One of the hallmarks of both the T3 community and its writers is our skill in our chosen games. WiNG for example, destroys at Magic the Gathering, Assassin’s Creed, Splinter Cell, and Team Fortress 2. I’m not half bad at Battlefield or Splinter Cell, and Toraka would probably whip my ass in Assassin’s Creed. I think you get the idea. However, as competitive gaming becomes more an more prevalent, to both developers and gamers alike, the best among us need to learn an important lesson: we aren’t alone. Despite what all the terrible players in public servers will show you, good players are everywhere. Here are my tips for succeeding when you go up against players of your level or even higher.
They think as you think
Good players tend to forget that there are others like them who have an in-depth knowledge of a game’s mechanics, maps, and metagame. Before progressing to a higher level of play, competitive or otherwise, forget the thousands of idiots you played with in those public lobbies. You know the ones, the spinners, griefers, stoners, squeakers; the guy who sat in the back of the map and looked at the sky; even the player who did okay but you know was only average. You will not find these people playing a top tier game. Instead, much as you do, those you’ll be playing against will know the basic strategies. They’ll know the maps, which setups to use, which routes to take.
Your job is to think outside the box with your strategies. If your opponent thinks you plan to jump, run. If you think he plans to run, wait. I’ve said it in articles before, but it always, always bears repeating: be unpredictable. The best players know how they would act in any given situation, and they immediately assume players of their level think the same. What both of you will try to do will be in contrast to the expected. Therefore, you must expect to not expect the unexpected. In other words, sometimes the unpredictable thing is not the best move. If it sounds contradictory, that’s because it is. Whichever player contradicts their opponent’s expectations more effectively will win.
To put it a little more simply, use the context of your movements to inform your decision making. At the highest levels, context is everything. It determines who wins and who loses, and sometimes a single contextual misread throws the whole match or tournament out the window.
Rely on your teammates
I find free-for-all gametypes perhaps the most fun, when you have no one to count on, or blame, besides yourself. Wanted, Assassinate, Deathmatch, Free-for-All, lone wolfing in a team mode – these can be the most rewarding experiences in competitive multiplayer games. That said, if you want to put your money where your mouth is, you’ll be playing mostly team games, hopefully with friends your respect both as players and people. You’ll need that respect if you want to succeed, because if you don’t have it, the hours spent yelling at each other over the mic will be long ones indeed.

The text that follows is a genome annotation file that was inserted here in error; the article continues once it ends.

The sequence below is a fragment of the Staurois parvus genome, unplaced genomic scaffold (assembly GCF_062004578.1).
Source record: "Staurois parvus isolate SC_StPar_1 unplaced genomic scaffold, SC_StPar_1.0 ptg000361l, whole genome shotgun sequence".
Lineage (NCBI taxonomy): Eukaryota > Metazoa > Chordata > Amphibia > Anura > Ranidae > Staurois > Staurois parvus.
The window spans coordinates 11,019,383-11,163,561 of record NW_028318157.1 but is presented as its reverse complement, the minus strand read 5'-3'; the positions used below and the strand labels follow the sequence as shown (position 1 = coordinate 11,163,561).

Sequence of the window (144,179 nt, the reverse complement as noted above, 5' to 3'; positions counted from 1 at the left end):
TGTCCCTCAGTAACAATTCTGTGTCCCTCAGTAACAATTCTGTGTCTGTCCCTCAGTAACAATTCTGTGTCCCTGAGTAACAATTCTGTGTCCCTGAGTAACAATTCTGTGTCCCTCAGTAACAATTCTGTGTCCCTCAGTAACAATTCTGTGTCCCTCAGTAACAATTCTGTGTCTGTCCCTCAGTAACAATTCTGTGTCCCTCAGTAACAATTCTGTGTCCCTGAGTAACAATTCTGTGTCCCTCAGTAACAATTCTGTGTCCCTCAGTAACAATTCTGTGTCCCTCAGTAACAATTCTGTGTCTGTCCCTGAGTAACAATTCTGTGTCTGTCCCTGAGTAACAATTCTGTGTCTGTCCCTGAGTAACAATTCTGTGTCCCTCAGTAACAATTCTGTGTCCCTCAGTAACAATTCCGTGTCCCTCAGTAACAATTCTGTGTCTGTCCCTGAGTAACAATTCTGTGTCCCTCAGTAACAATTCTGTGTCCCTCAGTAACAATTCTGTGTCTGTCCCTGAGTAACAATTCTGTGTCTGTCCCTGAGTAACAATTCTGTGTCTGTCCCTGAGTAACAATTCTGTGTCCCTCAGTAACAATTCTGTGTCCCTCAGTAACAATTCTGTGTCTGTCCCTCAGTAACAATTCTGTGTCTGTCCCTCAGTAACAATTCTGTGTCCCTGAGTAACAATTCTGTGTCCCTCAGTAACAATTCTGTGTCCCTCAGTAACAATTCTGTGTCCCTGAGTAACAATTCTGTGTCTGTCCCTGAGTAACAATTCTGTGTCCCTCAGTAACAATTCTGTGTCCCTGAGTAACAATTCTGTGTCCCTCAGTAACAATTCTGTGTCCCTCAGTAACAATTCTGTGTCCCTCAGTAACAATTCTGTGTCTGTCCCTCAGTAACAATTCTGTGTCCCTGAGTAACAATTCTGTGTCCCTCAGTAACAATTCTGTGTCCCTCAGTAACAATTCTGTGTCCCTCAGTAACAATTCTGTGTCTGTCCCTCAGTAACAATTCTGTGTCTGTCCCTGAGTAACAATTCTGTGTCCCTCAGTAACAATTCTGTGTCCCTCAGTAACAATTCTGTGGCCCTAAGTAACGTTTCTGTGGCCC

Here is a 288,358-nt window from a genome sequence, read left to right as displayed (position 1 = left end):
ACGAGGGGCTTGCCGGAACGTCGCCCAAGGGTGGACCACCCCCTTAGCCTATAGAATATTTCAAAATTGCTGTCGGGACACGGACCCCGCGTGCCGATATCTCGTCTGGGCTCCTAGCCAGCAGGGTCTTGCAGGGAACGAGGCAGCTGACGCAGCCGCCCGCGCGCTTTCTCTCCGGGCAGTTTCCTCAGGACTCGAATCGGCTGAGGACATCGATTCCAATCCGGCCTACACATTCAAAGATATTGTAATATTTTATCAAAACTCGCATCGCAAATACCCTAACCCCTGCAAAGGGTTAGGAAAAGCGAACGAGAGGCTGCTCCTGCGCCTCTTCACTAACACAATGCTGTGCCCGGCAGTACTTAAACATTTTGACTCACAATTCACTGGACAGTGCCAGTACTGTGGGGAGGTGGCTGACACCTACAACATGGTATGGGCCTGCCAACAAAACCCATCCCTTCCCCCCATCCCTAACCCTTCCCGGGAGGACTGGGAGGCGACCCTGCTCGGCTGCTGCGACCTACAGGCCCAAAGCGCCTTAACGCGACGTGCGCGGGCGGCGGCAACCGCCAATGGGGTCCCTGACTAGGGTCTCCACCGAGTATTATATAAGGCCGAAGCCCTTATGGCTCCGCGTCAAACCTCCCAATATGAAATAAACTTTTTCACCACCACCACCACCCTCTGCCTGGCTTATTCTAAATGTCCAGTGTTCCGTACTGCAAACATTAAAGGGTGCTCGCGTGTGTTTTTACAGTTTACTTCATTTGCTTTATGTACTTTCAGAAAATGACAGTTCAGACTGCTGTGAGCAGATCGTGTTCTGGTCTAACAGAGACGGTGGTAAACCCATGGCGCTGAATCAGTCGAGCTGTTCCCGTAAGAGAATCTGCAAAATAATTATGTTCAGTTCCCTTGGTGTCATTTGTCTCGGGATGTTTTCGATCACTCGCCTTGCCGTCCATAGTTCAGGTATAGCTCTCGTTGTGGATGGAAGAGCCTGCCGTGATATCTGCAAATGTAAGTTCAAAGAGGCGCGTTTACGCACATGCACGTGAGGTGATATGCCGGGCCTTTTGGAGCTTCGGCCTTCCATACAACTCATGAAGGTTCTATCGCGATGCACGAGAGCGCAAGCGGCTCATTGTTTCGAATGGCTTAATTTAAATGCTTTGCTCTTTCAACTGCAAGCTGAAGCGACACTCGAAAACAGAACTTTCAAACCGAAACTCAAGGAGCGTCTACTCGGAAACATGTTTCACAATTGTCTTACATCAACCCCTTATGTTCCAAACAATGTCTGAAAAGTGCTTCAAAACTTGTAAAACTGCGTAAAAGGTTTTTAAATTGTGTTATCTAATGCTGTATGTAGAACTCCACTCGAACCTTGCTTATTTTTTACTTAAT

The core of it is this: no matter how well planned your moves, how coordinated your team, it often comes down to a single moment from a single player. You have to know implicitly that your teammate will win the gunfight when it matters. He’ll be in the right spot at the right time with the right shots/stabs/captures. And you have to know that your other teammates are willing and able to step in if you or anyone else fails at their job. Know that they will want the same of you.
Of course, don’t rely on them to fix your mistakes for you. Don’t use them like cruise control and coast, but don’t try to do everything yourself. There will be games where you can’t do anything, despite all your efforts. There’ll be games where you feel like an invincible god, but your buddies are having a hell of a time just spawning in. You have to take everything in stride, with the understanding that everything is possible, and no eventuality is ever out of the question.
Competitive multiplayer games are filled with bullshit. Bad hit detection, incorrect animations, glitches, exploits, cheats, and plain old bad luck. Watch any top tier player, and you’ll notice that, while they do show signs of frustration at their and their team’s failures, these annoyances pass without much effect on them. Getting angry is natural, staying so is counterproductive. If you play public matches with friends to warm up, or because those are your thing, give the following exercise a try.
Place yourself in as many bad positions and bullshitty situations as you can and watch how they play out. Keep track of what frustrates you and what doesn’t, then focus in on dealing with what gets to you. Just play for fun and try to shrug off your worst annoyances. They will crop up no matter how pared down the competitive game is. If you learn to let them go, you will succeed in the long run.
Most importantly, though, is the way you treat your teammates and opponents. A little smack talk is okay, even beneficial in some cases. But when your teammates do something well, no matter how small, congratulate them. A simple “Good job,” or “Nice kill” or “Well played” can do wonders for morale. If you’re the only one doing it, don’t worry. One level head can hold a team together, and the cooler you seem, the cooler your friends will become. And at the end of a match, give credit where it’s due. If somebody on the opposite team plowed your face in but lost in the long run, mention that moment, if only in jest. If a time comes where you have to find another team, or even another group of gaming buddies, being known as a cool person to hang around certainly helps you find that new niche.